The Christian employer that tells its staff when they may or may not have sex

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It’s been a tumultuous fortnight in HR at World Vision. Last Monday, the international Christian nonprofit announced that it would allow the hiring of devout Christians who were legally married to someone of the same sex.

In an interview with a fundamentalist Christian magazine, the company’s president, Richard Stearns, said the new policy would allow the employer to treat all staff members the same way, making their policy more consistent with their other beliefs.

While the world was still taking in the announcement two days later, it flipped course with a public letter. “The board acknowledged they made a mistake,” Stearns wrote, “and chose to revert to our longstanding conduct policy requiring sexual abstinence for all single employees and faithfulness within the Biblical covenant of marriage between a man and a woman.”

Executives at World Vision refused to answer HRM's questions asking how the policy is applied; whether candidates are required to disclose sexual history; and whether employees have been fired for contravening the policy. But the issue raises a question that may seem foreign to this modern era: can a company dictate the sexual activity of its employees?

Employment lawyer Wendy Musell says that in the eyes of the law, it’s unlikely that a proactive application of such a policy would be acceptable.

“Asking an employee about their sexual activity and sex life, I cannot think of a time that would be appropriate,” she says.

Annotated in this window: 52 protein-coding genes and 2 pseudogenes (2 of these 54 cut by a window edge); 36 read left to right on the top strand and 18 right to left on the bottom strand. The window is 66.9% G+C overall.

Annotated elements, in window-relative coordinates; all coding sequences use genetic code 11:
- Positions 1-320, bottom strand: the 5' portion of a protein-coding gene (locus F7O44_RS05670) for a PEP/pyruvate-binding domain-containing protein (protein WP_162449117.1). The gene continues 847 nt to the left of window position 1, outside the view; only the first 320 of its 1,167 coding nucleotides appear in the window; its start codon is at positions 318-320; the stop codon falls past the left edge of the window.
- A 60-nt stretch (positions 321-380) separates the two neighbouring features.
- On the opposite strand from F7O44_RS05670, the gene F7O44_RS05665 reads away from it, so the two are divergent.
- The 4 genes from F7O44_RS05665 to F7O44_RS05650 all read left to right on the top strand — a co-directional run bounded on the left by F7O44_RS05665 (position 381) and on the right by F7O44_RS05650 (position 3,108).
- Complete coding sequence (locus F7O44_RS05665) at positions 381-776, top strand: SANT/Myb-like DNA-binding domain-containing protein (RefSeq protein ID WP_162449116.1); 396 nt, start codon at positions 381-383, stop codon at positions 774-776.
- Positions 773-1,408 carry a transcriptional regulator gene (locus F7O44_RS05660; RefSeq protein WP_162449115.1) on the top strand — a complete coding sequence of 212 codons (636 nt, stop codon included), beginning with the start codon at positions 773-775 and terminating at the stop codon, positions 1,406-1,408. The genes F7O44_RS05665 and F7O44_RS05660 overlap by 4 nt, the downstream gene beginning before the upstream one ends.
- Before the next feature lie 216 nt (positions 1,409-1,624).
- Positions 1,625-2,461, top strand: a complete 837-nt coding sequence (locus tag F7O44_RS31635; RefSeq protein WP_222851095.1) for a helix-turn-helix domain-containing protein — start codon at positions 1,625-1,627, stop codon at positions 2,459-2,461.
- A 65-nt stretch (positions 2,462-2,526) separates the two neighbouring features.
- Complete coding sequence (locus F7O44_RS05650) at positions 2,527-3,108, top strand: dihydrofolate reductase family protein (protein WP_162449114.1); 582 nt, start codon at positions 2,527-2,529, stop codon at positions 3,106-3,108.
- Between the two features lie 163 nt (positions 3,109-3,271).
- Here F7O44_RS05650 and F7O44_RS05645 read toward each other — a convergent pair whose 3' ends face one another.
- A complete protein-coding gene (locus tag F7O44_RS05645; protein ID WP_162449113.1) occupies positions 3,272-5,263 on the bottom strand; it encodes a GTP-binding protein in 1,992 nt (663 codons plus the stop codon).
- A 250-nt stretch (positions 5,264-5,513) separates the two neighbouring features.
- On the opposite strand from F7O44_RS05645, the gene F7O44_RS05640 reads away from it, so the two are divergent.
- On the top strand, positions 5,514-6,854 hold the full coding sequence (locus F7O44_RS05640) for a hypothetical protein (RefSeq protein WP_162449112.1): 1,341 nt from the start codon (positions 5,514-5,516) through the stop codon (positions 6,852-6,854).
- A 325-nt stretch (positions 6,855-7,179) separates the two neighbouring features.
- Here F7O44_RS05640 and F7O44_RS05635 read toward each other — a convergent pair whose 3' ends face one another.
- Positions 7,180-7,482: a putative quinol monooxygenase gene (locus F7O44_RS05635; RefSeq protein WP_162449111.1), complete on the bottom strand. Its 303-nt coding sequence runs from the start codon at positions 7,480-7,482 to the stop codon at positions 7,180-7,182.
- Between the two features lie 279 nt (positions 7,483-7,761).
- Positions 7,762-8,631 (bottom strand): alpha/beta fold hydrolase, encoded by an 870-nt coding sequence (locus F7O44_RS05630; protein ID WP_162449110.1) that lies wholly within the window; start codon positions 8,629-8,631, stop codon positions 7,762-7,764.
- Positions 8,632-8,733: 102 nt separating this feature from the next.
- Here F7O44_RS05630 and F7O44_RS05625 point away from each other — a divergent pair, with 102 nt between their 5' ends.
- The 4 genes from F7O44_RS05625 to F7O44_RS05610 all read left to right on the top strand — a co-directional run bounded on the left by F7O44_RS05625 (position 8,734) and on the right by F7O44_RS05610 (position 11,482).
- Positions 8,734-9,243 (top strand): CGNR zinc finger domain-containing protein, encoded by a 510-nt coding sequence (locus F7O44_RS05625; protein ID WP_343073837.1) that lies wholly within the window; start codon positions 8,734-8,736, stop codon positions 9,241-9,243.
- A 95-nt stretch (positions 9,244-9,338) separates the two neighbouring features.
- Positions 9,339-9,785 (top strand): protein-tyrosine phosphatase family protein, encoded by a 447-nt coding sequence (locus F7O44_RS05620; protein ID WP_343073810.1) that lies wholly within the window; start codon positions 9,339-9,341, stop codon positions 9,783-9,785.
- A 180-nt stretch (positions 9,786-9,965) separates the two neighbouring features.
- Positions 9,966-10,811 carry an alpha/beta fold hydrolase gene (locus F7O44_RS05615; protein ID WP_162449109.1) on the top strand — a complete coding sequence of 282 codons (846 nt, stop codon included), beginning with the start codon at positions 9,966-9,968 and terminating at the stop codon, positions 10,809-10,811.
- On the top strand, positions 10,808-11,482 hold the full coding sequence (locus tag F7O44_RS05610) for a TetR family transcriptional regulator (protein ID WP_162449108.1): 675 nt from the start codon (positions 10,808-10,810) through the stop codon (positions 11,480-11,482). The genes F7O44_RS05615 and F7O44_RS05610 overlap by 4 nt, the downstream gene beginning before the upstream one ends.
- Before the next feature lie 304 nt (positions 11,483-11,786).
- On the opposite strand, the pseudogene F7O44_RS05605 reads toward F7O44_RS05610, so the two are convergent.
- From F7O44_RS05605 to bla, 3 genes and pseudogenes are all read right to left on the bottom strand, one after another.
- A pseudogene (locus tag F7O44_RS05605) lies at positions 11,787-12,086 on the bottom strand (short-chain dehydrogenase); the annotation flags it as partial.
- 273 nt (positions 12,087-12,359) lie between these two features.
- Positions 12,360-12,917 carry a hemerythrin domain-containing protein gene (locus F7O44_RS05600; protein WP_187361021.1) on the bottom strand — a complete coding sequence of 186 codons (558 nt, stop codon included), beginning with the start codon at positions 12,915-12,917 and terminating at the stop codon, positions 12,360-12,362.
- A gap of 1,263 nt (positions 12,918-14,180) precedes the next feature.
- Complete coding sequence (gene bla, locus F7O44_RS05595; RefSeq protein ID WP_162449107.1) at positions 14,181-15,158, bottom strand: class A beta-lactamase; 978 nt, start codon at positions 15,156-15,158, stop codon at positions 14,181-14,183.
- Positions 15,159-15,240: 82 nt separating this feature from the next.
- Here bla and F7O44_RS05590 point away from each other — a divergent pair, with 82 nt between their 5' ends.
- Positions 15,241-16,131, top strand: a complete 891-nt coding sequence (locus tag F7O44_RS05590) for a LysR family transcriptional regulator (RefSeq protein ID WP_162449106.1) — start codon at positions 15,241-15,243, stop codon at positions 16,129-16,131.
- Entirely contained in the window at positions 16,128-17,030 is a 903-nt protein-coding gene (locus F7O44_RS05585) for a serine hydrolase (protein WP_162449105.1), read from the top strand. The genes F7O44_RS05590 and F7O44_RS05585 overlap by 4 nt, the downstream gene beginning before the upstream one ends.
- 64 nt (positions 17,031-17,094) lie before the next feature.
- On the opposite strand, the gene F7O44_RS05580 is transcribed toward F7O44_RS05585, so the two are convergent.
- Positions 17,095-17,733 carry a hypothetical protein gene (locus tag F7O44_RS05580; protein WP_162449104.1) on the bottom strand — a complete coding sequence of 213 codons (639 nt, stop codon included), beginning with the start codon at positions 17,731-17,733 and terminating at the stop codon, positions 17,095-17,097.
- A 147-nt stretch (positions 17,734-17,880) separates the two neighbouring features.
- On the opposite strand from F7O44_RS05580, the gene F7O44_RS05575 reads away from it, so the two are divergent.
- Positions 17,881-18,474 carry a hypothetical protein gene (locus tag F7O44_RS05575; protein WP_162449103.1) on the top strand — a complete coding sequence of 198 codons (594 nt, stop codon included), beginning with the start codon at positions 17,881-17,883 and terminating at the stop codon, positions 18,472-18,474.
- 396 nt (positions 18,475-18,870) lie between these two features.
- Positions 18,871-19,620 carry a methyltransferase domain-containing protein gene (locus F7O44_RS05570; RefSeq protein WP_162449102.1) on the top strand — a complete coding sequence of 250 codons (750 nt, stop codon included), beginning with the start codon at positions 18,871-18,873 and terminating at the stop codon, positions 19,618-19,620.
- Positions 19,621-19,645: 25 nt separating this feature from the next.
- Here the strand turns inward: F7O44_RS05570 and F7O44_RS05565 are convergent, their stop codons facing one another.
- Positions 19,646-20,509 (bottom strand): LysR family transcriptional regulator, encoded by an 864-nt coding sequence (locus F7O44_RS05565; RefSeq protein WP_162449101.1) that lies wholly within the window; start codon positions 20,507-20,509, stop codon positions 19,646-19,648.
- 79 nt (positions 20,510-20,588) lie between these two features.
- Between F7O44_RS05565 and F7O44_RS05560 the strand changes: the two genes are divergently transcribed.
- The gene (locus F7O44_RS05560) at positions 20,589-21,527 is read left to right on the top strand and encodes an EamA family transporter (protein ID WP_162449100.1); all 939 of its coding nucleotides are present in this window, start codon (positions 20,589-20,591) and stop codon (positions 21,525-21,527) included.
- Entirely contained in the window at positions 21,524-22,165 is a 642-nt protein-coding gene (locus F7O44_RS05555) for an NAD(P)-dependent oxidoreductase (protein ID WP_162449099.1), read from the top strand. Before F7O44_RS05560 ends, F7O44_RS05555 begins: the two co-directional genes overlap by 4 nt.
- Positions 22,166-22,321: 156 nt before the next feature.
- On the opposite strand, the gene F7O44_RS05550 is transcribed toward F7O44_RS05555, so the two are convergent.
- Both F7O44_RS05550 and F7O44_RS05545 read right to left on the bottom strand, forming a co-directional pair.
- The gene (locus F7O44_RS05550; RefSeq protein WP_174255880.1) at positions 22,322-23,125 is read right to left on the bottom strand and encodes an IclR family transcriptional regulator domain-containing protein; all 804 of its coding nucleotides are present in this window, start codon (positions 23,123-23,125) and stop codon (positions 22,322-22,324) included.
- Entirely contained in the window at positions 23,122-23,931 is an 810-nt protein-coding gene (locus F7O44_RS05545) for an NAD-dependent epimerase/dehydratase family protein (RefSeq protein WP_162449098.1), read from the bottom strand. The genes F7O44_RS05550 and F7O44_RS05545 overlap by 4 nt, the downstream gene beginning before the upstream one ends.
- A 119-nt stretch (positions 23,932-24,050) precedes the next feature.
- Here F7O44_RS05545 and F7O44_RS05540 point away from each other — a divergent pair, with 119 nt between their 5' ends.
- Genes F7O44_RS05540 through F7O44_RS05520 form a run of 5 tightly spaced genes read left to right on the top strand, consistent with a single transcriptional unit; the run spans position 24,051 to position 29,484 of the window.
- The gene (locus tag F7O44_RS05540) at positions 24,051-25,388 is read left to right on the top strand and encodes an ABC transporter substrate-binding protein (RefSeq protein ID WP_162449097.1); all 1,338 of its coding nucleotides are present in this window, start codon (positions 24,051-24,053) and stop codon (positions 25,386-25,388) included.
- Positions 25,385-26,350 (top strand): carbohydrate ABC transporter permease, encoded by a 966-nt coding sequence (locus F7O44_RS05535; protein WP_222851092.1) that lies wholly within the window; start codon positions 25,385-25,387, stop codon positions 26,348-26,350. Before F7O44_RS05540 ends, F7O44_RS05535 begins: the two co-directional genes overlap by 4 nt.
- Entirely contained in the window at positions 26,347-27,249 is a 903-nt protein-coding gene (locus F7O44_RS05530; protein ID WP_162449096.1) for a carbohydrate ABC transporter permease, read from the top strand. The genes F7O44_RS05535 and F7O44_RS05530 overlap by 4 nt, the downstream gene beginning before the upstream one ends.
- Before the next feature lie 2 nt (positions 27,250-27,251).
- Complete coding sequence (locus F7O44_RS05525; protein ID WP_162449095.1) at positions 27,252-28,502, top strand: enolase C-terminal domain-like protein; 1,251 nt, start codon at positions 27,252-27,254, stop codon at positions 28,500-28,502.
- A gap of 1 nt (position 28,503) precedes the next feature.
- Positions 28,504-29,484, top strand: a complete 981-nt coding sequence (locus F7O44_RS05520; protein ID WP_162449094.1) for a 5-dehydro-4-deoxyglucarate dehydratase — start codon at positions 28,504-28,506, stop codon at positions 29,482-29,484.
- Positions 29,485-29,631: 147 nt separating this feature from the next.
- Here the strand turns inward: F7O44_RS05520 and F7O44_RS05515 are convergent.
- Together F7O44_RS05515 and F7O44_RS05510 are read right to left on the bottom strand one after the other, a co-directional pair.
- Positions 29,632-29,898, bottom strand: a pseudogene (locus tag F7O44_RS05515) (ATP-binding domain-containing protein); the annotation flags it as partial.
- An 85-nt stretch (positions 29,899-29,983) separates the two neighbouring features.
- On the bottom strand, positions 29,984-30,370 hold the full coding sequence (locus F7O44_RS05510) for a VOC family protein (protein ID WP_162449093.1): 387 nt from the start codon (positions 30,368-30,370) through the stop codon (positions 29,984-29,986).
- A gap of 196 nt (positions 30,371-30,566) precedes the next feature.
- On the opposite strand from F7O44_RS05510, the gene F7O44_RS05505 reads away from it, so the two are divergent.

Nevertheless, religious organizations still have exemptions so they are permitted to discriminate according to sexual orientation. However, asking about orientation could be a minefield for such employers.

“Indicating that one is married in a same-sex relationship is very different than discussing one’s sex life. Employees need to be aware of that and not inappropriately mix the two up,” adds Musell. “As these issues evolve, employees need to be more sensitive to the difference between sexual orientation and sexual activity.”

The tension between religious freedoms and individual protections is so heated that it would be wise for employers to avoid becoming a legal guinea pig. Musell cites Hobby Lobby as an example of an employer caught in the tension.

“There is a big push for increased privacy in the workplace… as the right to privacy conflicts with what is stated as religious beliefs,” Musell warns, “those two issues will likely interact in a way that comes into conflict.”

Have you ever worked for a company like this? How could such a policy ever be legally applied? Let us know in the comments.

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  • Colorado Matthew on 5/30/2014 4:46:43 PM

    I worked at Compassion International for over 7 years. As a Christian Non-Profit they stipulated that non-married employees were expected to avoid "the appearance of evil." Meaning they were known to let go employees who were living with someone of the opposite sex yet remained unmarried. They also went out of their way to pay for travel of coworkers who were of the opposite sex but attending the same function at different times so that it did not even look like there was anything fishy going on. What it really came down to is that when you work for a religious non-profit that counts on its donors for its support you have got to meet the expectations of those donors. If the donors are primarily Bible believing Conservative Christians who believe that sex outside of marriage is sinful, then you have got to practice the lifestyle they value.

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